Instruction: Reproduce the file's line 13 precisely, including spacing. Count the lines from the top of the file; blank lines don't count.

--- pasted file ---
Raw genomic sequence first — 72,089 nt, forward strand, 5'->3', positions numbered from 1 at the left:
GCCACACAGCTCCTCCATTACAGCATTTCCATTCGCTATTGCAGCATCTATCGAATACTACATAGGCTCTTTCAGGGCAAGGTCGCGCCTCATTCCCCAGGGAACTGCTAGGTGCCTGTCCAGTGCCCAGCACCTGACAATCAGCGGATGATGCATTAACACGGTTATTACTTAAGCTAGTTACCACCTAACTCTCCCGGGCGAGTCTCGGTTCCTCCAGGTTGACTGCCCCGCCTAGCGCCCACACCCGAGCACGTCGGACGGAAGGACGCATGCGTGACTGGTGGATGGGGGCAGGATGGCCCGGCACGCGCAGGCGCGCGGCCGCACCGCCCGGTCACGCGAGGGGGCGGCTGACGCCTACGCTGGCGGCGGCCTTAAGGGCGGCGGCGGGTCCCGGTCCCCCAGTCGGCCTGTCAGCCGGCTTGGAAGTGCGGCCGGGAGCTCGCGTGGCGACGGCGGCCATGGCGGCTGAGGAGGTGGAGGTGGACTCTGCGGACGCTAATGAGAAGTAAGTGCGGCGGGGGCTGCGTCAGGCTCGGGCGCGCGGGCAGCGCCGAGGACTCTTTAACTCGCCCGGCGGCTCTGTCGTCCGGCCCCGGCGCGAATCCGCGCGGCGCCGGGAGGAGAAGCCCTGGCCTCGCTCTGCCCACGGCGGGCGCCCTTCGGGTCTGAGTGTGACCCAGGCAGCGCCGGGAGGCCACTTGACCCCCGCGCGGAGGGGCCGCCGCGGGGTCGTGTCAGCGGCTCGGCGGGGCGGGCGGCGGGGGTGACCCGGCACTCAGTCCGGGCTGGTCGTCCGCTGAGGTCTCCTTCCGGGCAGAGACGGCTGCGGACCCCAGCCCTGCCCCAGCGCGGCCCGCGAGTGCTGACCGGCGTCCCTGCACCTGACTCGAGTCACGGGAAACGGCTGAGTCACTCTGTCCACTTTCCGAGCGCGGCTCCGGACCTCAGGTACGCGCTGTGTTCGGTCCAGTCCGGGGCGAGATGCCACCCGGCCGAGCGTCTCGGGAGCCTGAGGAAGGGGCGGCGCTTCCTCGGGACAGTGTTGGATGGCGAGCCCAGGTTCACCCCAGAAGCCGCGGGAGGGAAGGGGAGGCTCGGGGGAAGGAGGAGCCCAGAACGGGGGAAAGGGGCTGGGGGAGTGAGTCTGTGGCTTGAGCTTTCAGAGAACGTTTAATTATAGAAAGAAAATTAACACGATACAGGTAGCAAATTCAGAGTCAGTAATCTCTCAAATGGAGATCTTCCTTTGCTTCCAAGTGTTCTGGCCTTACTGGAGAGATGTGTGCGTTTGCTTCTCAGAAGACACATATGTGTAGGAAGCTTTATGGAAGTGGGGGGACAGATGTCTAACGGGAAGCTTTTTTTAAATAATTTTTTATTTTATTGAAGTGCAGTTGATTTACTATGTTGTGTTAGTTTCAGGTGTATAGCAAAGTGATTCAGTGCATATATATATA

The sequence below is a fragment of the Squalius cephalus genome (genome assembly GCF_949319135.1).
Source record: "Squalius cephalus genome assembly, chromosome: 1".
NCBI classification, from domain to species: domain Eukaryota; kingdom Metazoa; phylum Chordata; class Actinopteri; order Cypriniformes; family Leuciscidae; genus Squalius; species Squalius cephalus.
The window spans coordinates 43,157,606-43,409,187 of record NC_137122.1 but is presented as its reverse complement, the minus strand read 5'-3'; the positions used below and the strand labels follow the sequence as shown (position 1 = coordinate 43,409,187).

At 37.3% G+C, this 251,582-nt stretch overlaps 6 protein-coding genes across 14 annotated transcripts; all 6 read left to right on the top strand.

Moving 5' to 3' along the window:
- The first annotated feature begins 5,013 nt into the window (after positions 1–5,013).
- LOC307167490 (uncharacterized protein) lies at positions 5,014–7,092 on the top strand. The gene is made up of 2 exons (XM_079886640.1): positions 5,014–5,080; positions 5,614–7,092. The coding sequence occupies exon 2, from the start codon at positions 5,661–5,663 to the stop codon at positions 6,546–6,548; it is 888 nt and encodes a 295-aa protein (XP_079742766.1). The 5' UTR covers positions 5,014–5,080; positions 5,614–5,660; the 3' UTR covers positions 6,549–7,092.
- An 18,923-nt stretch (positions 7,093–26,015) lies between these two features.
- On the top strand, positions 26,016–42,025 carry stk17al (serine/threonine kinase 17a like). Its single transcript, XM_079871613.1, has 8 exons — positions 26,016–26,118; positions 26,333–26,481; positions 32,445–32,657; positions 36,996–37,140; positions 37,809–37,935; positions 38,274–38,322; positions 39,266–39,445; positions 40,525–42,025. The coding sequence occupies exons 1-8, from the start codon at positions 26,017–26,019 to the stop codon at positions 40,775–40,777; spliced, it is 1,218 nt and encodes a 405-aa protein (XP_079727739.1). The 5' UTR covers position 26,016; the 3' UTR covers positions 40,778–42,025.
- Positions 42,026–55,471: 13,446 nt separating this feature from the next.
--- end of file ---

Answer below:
- Positions 42,026–55,471: 13,446 nt separating this feature from the next.